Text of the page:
Friday, November 3, 2017

Fire Will Freeze: Review

Margaret Millar, well-known for her psychological mysteries, ventures into dark parody in Fire Will Freeze (1944). She gathers together a disparate group of ski enthusiasts traveling by snowbus and bound for a snow lodge in French Canada. Among the passengers is the moneyed but manless Isabel Seton who has an inordinate curiosity about her companions; a rough adventurer with a pistol in his pocket, a mad poet and his doting patroness, a willful young woman and her wayward father, a couple of sets of honeymooner (some more honeyed than others), and a burlesque artist with a knack for self-preservation. When their snowbus breaks down in a snow storm and their bus driver disappears, the passengers set out to find where he's gone and (hopefully) find shelter.

They seek refuge at Rudd House--home of the insane Miss Frances Rudd and Floraine, the companion who has been hired to care for her. Before they even reach the front door someone takes a potshot at them with a rifle, but they'll soon find out that this is the least of their worries. During the night, a dead cat will be left in the bed that Isabel shares with Gracie (the burlesque dancer), the cut up remains of the bus driver's uniform will be discovered, someone will freeze to death after fall from a balcony, someone else will be strangled, and another will be shot at close range. Isabel spends her time snooping in the dark, bantering with Charles Crawford (while trying to convince him to help get to the bottom of the mystery), and digging up clues that don't seem to mean anything. She gets more work done on the mystery when she teams up with Gracie (when she can get Gracie to come out from behind the barricaded bedroom door)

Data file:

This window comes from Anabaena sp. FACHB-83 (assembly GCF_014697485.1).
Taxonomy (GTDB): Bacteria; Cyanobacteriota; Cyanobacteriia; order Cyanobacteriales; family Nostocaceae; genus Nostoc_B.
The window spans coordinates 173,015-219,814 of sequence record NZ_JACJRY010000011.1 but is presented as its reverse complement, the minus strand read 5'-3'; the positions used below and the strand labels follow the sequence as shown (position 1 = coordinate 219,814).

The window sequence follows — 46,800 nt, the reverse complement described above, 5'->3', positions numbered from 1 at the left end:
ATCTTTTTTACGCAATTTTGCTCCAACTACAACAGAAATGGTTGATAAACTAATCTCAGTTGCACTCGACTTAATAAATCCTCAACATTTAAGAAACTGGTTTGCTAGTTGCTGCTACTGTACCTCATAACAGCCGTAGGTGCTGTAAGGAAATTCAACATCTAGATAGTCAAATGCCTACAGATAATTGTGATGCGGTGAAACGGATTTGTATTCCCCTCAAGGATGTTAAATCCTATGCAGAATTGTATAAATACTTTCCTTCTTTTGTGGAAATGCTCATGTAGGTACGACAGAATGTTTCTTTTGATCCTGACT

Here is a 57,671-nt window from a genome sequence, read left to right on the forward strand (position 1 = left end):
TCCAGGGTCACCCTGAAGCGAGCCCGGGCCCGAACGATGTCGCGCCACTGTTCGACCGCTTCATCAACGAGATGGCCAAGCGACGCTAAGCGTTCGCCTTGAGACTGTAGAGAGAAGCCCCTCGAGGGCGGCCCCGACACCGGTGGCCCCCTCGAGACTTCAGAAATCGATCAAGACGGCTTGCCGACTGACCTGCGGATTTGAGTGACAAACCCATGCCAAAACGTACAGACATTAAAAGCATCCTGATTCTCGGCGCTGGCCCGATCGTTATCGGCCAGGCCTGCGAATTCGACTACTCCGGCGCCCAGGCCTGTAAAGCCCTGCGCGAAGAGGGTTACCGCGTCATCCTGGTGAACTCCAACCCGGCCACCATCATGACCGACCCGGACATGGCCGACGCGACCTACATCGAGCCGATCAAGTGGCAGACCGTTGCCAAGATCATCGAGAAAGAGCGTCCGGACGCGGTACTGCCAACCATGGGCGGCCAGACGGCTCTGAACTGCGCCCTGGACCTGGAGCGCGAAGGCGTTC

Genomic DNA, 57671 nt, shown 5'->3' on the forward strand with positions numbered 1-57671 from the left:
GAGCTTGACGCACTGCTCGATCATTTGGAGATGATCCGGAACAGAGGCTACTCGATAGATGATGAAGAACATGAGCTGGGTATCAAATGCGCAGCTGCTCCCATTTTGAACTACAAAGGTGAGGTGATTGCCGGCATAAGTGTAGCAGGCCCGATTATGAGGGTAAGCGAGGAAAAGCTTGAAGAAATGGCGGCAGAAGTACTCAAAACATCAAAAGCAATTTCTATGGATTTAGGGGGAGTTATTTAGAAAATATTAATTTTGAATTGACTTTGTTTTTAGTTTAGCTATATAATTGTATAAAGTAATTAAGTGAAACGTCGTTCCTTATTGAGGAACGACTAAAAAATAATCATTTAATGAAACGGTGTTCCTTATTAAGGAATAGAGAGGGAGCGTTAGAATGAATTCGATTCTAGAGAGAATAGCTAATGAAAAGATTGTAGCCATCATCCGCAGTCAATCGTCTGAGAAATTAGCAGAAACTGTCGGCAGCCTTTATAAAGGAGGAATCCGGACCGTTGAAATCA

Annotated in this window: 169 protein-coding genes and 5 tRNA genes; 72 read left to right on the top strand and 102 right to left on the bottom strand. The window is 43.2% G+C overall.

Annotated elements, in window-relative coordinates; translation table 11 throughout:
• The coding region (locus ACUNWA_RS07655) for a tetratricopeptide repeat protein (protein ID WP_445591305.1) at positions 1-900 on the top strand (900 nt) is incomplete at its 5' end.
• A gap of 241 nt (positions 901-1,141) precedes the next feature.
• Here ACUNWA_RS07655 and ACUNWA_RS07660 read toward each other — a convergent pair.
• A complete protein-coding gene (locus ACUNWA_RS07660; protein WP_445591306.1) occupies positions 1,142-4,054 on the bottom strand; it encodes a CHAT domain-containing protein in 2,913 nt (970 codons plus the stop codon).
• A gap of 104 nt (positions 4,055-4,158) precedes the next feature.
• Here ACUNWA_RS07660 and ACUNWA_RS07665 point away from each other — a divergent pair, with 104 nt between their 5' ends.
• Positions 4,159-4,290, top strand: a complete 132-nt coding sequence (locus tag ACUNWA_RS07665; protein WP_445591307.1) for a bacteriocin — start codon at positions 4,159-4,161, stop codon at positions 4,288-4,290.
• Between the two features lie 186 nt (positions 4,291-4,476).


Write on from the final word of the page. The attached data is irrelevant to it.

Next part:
If there’s a mystery I want to keep it a mystery. The only thing to do in a place like this is to get inside a room with somebody you can trust, put the furniture in front of the door and be prepared to yell like hell....

And eventually they sort it a way.

The mystery and psychological suspense may not be quite what Millar fans are used to, but the humor more than makes up for it. The dynamic duo of Isabel and Gracie are great fun--it's a treat to watch the street-wise Gracie teach the "old-maidish" Isabel a thing or two. The dark, lonely house--isolated and snow-bound--is played to the hilt with madmen and madwomen roaming the halls, screams in the night, and flickering candles everywhere. And nobody knows if the crazy lady is the killer or not. An enjoyable romp through murderous comedy. ★★

Sergio at Tipping My Fedora and Patrick at At the Scene of the Crime have both reviewed this as well and you should definitely take a peek at what they have to say.

[Finished on 10/29/17]

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